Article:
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The meaning of an inherited monarchy


‘YEAH, I think the monarchy’s great as long as we’re all on board with it.’

This sentiment – monarchy by popularity – has always made me feel slightly queasy.

Phrased another way, it might be: ‘Yeah, I suppose I’d be willing to get the guillotine out, as long as it represented the national consensus.’

As well as being treasonous, such a system fundamentally undermines the entire point of having a monarch. We don’t elect our king or queen, and in this inheritance of rule there is supposed to be a transcendence with its origins in the divine election upon which the monarchy is predicated.

The rationalists with their vision of a ‘United Republic’ make what from their own ideological worldviews are good points. The monarchy is outdated, irrelevant, of another era. Aye, for we have made it so. Christian faith, marriage, family, traditional morality, truth, beauty are all deemed irrelevant to the modern world. The kind of grubby vulgarianism which would have us abandon them are antithetical to a worldview in which monarchy makes sense, and in which the coronation’s sacramental nature becomes a sacrificial offering of monarch and people to God. I suspect this country will eventually adopt republicanism, bland and lifeless a system though it be, because the Weltanschauung conformed to the Triune God is no longer recognised by the average Briton.

Summarised, this is a question of where humanity is headed. Hereditary rule may seem totally ridiculous in an age where meritocracy is the ostensible idyll. For Christians, Jesus’s ancestral descent from Adam via Abraham’s line is highly significant and gives a theological underpinning to the entire salvation narrative. Besides, we must all come from someone, be they Habsburgs and Borgias or Smiths and Joneses; our blood must have a history, and post-modernity cannot understand the Christian teaching that bloodlines can be used for celestial purposes, elevating the natural sanctity they possess as the emblem of our common humanity to a divine purpose and ordination. For the Christian, elevation of human sanguinity has its most perfect expression in the Eucharistic Body and Blood of Jesus.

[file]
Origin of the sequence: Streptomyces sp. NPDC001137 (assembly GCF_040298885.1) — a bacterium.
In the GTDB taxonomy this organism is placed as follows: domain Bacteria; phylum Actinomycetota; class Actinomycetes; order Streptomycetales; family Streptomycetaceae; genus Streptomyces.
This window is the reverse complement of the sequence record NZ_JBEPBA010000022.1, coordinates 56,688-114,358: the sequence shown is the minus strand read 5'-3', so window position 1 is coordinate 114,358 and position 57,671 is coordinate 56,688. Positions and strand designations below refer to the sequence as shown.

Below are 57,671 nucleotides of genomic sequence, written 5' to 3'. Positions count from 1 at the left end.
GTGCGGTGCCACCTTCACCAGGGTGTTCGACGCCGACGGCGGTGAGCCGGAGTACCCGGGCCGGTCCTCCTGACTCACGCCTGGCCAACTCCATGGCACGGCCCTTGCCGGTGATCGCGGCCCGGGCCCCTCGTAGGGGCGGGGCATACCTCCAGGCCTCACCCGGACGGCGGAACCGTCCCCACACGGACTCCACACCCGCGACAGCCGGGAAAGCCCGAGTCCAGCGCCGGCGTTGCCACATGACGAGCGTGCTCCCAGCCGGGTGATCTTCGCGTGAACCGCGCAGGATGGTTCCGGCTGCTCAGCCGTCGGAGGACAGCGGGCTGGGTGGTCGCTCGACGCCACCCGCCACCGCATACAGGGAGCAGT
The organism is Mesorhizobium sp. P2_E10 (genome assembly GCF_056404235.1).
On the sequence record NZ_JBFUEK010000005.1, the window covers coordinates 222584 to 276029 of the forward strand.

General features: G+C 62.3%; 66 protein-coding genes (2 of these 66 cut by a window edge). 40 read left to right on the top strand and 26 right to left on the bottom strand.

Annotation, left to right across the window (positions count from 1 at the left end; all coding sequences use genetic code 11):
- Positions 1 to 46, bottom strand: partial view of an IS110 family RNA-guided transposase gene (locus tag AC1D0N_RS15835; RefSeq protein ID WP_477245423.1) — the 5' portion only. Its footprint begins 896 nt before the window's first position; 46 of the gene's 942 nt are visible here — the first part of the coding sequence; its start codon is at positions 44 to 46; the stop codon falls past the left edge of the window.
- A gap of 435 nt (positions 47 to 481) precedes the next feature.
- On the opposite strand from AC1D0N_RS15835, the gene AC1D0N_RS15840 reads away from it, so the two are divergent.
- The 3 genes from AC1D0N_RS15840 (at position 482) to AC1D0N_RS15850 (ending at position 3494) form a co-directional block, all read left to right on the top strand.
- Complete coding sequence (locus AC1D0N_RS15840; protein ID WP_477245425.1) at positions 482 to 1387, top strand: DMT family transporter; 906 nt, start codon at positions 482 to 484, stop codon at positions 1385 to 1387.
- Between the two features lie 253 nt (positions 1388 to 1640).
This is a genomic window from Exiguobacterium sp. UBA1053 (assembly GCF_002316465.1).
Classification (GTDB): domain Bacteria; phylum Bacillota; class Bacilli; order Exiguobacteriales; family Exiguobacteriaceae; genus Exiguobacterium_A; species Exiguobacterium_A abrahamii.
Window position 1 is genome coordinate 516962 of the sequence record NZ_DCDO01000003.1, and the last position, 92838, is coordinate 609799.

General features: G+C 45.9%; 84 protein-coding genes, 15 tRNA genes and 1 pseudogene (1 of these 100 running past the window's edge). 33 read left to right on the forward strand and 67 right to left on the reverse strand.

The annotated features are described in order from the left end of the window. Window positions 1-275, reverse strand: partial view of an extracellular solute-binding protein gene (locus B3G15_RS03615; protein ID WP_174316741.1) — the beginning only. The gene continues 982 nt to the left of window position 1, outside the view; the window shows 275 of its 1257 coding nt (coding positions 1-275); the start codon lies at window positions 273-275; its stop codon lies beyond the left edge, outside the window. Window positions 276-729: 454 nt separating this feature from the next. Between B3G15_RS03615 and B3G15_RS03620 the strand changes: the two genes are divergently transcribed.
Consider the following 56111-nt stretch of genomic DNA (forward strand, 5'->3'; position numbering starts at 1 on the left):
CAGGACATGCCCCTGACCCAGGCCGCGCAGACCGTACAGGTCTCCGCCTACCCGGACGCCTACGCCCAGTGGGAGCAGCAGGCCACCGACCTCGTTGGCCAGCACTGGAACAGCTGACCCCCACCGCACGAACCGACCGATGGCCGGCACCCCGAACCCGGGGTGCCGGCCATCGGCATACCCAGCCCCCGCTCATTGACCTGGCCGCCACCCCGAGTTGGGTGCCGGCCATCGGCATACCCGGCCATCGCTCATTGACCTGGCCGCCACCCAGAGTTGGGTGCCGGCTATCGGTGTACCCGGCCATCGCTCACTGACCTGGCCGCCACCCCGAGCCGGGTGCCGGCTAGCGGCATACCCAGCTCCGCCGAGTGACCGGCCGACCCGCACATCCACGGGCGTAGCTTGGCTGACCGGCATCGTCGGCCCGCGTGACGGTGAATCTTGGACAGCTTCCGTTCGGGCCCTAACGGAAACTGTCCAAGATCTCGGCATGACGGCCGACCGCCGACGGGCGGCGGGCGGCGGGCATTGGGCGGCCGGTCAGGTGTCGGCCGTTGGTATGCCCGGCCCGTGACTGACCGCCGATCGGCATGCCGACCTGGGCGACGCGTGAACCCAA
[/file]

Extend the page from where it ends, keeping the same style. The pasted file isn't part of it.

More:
Flaccid post-enlightenment mindsets reflect the reality of the world we live in, a world in which the metaphysical reality underpinning the monarchy has gone: namely, (small ‘c’) catholic Christianity, including traditional Protestant and eastern Orthodox models. The theology of the divine right of Kings seems as alien to modern man as holy pilgrimages or blessing of the crops at rogation-tide . . . but surely that is the point!

 Maybe the world needs to be confronted by transcendent realities it does not understand in order to accept a system rooted in what is paradoxically beyond yet incalculably inward to it. I would suggest that this is transcendentalising is something we do naturally, even if our conscious worldview is largely secular. We are meaning-seeking beings, and I’ve never known even the most atheistic person for whom sporting iconography, their nation’s flag, their children’s names or a powerful piece of music mean absolutely, nihilistically nothing . . . quite the opposite. Despite our best efforts to sterilise and de-sacralise the world, to reduce its essence to the weighable and measurable, the spiritual worldview which is all but vanished in the west still permeates the life we lead. It is the muscle memory of an action which we may have abandoned but which remains genetically grafted into our flesh.

Truth remains true, irrespective of its popular acceptation. The earth revolves upon the eternal axis of the Cross, perpetually imaged upon the matter of the universe, even when man’s vanity eschews it. May we again look beyond the immanent, and see the truest, veined stuff of things; sedent within the heart, the God-wov’n soul, whence we derive celestial-flamed wings.

This is a moment to reconfigure our collective life and reach out into the mist of the supernatural . . . but I suspect we’ll take the well-worn way and recline upon familiar, necrotic systems of being that lead nowhere but the choked idol of cremated self.

May God grant our reposed Queen, as the prayerbook bids, everlasting joy and felicity, through Jesus Christ Our Lord. Amen.

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Harry Blanchard
Harry Blanchard
Harry Blanchard is a candidate for Holy Orders and aspiring writer.

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